The following twelve arguments from the infallible teaching of the Chair of St. Peter (besides others) have been presented in this document. Every single one of the following points is a divinely revealed truth of Faith (a dogma), not a fallible opinion of some theologian. These points refute the idea of baptism of desire. And not one baptism of desire advocate can answer any of them.
1) The Catholic Church teaches that the Sacrament of Baptism is necessary for salvation (de fide, Trent, Sess. 7, Can. 5).
2) Unless we are born again of water and the Spirit, we cannot enter heaven (de fide, Florence, Exultate Deo).
3) The Church understands John 3:5 literally every time, as it is written (de fide, Trent Sess. 6, Chap. 4), and with no exceptions (de fide, Florence: Denz 696; and Trent: Denz. 791, 858, 861).
4) The Spirit of Sanctification, the Water of Baptism and the Blood of Redemption are inseparable (de fide, Pope St. Leo the Great).
5) All Catholics must profess only one baptism of water (de fide, Clement V, Council of Vienne).
6) There is absolutely no salvation outside the one Church of the faithful (de fide, Innocent III, Fourth Lateran Council), which only includes the water baptized.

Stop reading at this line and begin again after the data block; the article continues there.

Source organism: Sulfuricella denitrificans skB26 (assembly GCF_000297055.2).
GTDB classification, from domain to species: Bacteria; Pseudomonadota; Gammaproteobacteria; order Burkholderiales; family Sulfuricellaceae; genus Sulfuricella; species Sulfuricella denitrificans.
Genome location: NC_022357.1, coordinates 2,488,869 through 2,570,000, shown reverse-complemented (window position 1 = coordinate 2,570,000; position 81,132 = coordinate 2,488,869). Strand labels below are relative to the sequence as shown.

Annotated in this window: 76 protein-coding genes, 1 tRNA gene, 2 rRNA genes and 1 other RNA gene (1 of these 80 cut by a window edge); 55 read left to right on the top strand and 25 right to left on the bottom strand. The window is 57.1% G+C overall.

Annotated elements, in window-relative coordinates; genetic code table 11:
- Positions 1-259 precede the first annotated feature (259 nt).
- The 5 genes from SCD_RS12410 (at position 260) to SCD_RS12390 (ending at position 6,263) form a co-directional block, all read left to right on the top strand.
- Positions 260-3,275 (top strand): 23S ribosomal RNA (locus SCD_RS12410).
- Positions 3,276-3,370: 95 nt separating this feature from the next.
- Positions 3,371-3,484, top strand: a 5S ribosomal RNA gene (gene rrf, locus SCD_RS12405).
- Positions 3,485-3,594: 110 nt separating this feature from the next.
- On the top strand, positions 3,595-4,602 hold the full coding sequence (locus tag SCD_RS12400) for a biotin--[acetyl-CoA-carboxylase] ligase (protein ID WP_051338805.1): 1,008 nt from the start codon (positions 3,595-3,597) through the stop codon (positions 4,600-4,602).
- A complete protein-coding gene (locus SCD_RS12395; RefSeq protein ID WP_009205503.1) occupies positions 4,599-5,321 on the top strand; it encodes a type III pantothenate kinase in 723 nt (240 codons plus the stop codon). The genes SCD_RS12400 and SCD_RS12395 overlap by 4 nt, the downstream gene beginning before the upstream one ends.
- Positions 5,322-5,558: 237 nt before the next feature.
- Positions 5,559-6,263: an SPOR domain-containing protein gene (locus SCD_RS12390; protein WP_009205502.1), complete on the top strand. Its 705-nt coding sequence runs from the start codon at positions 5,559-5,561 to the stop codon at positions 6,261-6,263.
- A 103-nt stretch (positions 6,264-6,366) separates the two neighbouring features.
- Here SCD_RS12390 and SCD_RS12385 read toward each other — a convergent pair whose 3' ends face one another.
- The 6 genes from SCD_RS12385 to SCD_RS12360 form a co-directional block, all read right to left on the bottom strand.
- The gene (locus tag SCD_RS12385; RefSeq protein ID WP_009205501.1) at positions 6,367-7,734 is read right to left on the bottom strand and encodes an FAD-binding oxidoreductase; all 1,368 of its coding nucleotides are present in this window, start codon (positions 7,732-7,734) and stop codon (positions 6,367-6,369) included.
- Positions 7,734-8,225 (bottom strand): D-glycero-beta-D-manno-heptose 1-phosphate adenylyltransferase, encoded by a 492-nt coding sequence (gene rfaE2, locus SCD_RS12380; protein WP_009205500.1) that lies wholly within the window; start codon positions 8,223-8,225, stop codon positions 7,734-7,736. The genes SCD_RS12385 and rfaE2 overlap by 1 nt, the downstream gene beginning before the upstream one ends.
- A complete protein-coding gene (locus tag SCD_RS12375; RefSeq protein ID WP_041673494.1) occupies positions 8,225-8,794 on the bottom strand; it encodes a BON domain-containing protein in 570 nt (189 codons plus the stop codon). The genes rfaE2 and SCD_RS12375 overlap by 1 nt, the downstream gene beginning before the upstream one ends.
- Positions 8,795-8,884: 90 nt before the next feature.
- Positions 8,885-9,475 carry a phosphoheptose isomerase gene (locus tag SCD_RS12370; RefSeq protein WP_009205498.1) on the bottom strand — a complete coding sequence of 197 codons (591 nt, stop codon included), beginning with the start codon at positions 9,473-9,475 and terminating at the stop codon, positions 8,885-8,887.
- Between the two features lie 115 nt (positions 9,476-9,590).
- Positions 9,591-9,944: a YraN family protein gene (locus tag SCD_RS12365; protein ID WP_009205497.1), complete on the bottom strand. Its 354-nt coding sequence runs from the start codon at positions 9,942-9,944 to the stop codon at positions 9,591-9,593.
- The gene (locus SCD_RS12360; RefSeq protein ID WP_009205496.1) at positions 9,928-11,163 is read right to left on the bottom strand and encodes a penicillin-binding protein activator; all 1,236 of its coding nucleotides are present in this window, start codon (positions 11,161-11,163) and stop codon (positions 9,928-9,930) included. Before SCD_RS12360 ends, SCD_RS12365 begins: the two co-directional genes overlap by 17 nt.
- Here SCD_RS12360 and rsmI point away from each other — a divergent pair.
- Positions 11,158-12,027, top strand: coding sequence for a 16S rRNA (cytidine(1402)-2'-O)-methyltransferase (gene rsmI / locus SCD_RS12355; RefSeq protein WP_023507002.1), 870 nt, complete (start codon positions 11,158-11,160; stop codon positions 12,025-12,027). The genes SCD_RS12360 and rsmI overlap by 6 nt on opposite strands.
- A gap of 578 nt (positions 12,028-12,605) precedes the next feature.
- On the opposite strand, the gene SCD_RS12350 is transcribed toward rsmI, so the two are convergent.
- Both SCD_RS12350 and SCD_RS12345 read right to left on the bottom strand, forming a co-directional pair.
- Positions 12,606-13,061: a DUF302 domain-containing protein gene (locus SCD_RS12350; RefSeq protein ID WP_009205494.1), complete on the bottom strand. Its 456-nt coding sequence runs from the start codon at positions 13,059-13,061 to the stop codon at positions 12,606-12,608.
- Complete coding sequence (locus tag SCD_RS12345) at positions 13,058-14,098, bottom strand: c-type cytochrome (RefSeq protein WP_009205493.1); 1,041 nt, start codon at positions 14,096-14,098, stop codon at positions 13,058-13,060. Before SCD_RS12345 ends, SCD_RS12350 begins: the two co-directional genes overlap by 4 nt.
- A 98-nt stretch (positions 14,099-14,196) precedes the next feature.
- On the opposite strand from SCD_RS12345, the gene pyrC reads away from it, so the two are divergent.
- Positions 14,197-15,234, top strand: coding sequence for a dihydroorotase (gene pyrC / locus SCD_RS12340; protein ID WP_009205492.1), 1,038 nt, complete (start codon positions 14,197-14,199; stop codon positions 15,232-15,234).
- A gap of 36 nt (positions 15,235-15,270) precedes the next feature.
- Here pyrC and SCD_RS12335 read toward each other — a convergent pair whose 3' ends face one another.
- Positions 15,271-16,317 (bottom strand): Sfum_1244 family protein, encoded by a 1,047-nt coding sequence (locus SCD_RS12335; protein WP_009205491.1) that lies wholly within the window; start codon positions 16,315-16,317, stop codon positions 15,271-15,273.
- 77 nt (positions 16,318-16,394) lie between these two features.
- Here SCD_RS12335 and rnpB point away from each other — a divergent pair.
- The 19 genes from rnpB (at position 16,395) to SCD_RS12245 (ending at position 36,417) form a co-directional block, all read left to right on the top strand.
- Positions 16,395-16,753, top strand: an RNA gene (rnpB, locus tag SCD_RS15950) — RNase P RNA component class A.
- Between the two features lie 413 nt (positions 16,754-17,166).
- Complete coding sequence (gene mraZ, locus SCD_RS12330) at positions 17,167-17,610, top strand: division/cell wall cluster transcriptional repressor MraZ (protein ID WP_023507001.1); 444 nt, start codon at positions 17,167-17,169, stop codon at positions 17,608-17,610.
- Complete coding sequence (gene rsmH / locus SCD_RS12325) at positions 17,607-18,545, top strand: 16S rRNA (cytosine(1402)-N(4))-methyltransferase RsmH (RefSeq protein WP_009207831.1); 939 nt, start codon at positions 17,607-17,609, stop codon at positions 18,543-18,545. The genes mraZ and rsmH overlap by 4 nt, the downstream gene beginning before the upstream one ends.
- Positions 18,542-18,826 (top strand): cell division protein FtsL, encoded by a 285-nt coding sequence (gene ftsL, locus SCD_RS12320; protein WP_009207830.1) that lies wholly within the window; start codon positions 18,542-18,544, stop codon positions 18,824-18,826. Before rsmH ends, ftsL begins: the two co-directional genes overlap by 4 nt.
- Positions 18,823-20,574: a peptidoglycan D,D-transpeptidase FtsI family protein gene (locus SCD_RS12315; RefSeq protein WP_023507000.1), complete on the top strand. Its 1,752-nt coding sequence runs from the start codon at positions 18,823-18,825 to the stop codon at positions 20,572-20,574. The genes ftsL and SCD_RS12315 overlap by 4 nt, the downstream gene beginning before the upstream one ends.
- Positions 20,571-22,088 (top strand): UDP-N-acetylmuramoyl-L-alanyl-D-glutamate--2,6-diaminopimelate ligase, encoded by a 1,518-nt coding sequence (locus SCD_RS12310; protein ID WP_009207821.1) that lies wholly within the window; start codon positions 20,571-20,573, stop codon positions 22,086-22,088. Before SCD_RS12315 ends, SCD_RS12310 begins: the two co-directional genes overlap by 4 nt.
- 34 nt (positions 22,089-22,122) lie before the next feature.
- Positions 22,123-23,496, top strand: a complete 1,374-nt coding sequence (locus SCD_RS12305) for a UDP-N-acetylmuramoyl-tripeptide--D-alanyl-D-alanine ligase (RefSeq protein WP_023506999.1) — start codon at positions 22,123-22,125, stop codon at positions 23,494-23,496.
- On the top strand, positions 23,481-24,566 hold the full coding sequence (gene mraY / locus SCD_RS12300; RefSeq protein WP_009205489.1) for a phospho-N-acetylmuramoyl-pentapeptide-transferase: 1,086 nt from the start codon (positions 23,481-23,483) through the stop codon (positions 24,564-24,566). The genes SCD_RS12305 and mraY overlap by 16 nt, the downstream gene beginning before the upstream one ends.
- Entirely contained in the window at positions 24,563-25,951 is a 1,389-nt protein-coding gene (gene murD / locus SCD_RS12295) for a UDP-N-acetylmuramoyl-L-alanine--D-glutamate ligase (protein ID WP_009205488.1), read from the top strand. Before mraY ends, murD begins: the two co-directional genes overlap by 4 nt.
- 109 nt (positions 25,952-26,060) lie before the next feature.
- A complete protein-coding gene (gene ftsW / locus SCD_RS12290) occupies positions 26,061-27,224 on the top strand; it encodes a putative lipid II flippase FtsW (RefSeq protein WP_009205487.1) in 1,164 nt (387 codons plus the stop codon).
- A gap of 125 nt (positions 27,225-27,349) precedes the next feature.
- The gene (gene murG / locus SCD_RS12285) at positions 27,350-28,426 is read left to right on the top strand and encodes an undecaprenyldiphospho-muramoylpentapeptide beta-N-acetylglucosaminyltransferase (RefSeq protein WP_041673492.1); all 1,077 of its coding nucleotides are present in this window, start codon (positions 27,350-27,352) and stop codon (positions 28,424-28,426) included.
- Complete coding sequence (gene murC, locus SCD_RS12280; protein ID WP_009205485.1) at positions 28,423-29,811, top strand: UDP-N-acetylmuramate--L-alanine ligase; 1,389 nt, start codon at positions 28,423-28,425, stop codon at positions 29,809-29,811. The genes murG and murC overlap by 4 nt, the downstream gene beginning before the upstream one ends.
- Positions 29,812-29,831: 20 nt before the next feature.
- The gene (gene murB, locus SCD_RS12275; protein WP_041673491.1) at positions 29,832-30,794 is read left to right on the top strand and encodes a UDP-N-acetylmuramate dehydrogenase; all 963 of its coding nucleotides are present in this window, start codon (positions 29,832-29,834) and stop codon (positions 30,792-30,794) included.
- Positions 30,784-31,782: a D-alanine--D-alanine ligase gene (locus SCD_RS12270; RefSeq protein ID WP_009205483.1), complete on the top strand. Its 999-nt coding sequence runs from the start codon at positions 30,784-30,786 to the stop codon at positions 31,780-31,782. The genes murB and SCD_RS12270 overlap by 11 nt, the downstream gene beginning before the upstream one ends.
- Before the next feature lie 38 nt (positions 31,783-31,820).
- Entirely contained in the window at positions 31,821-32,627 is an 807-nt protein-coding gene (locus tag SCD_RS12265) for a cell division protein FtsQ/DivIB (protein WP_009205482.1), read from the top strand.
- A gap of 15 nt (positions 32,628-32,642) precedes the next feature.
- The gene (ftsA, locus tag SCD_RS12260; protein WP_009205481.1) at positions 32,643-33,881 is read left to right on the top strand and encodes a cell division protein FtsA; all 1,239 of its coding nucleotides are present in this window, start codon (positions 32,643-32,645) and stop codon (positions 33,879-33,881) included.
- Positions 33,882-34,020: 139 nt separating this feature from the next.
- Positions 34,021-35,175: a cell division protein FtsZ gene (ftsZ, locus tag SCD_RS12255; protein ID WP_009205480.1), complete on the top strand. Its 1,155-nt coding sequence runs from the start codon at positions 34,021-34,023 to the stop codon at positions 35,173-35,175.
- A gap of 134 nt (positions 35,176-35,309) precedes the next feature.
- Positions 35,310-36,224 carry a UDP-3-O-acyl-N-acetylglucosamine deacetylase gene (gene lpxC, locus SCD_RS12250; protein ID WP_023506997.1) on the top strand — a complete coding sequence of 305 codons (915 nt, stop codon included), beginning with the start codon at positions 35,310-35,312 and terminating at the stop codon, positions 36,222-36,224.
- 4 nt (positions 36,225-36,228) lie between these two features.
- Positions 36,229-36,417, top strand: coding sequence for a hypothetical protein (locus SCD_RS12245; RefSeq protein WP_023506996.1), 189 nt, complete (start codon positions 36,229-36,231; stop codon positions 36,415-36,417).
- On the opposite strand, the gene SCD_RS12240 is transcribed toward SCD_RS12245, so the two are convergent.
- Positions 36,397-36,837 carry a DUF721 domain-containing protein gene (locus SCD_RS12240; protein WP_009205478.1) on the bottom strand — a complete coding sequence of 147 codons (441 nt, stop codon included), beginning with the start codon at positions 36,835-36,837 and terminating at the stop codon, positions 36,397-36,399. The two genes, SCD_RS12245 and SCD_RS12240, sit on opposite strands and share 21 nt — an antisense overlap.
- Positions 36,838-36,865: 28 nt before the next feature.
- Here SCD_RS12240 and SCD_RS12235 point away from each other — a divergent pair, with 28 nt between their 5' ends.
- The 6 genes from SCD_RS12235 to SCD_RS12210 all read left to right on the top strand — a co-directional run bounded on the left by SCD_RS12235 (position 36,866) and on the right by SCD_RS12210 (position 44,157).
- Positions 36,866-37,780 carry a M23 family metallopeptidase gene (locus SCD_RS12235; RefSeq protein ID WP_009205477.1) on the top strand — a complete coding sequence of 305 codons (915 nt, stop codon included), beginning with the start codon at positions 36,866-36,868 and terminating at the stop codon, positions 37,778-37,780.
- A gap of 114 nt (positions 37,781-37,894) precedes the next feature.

7) Every human creature must be subject to the Roman Pontiff to be saved (de fide, Boniface VIII, Unam Sanctam), and it is impossible to be subject to the Roman Pontiff without the Sacrament of Baptism (de fide, Trent, Sess. 14, Chap. 2).
8) One must belong to the Body of the Church to be saved (de fide, Eugene IV and Pius XI), and only the water baptized belong to the Body of the Church.
9) Pope Benedict XII solemnly defined that all martyrs, virgins, confessors, faithful, etc. in Heaven have been baptized (Benedictus Deus, 1336, ex cathedra).
10) The Church is defined as a union of sacraments (de fide, Eugene IV, Cantate Domino; Boniface VIII, Unam Sanctam), which means that only those who have received the Sacrament of Baptism can be inside the unity of the Church.
11) All true Justification meets up with the Sacraments (de fide, Sess. 7, Foreword to the Decree on the Sacraments).
12) The Sacraments as such are necessary for salvation though all are not necessary for each individual (de fide, Profession of Faith at Trent and Vatican I; and the Profession of Faith for converts), which means that one must at least receive one Sacrament (Baptism) to be saved but one doesn’t need to receive them all.
 Denzinger 861; Decrees of the Ecumenical Councils, Vol. 2, p. 685.
 Decrees of the Ecumenical Councils, Vol. 1, pp. 550-553; Denzinger 39-40.
 Decrees of the Ecumenical Councils, Vol. 1, p. 81.
 Denzinger 165.
 Denzinger 696; Decrees of the Ecumenical Councils, Vol. 1, p. 542.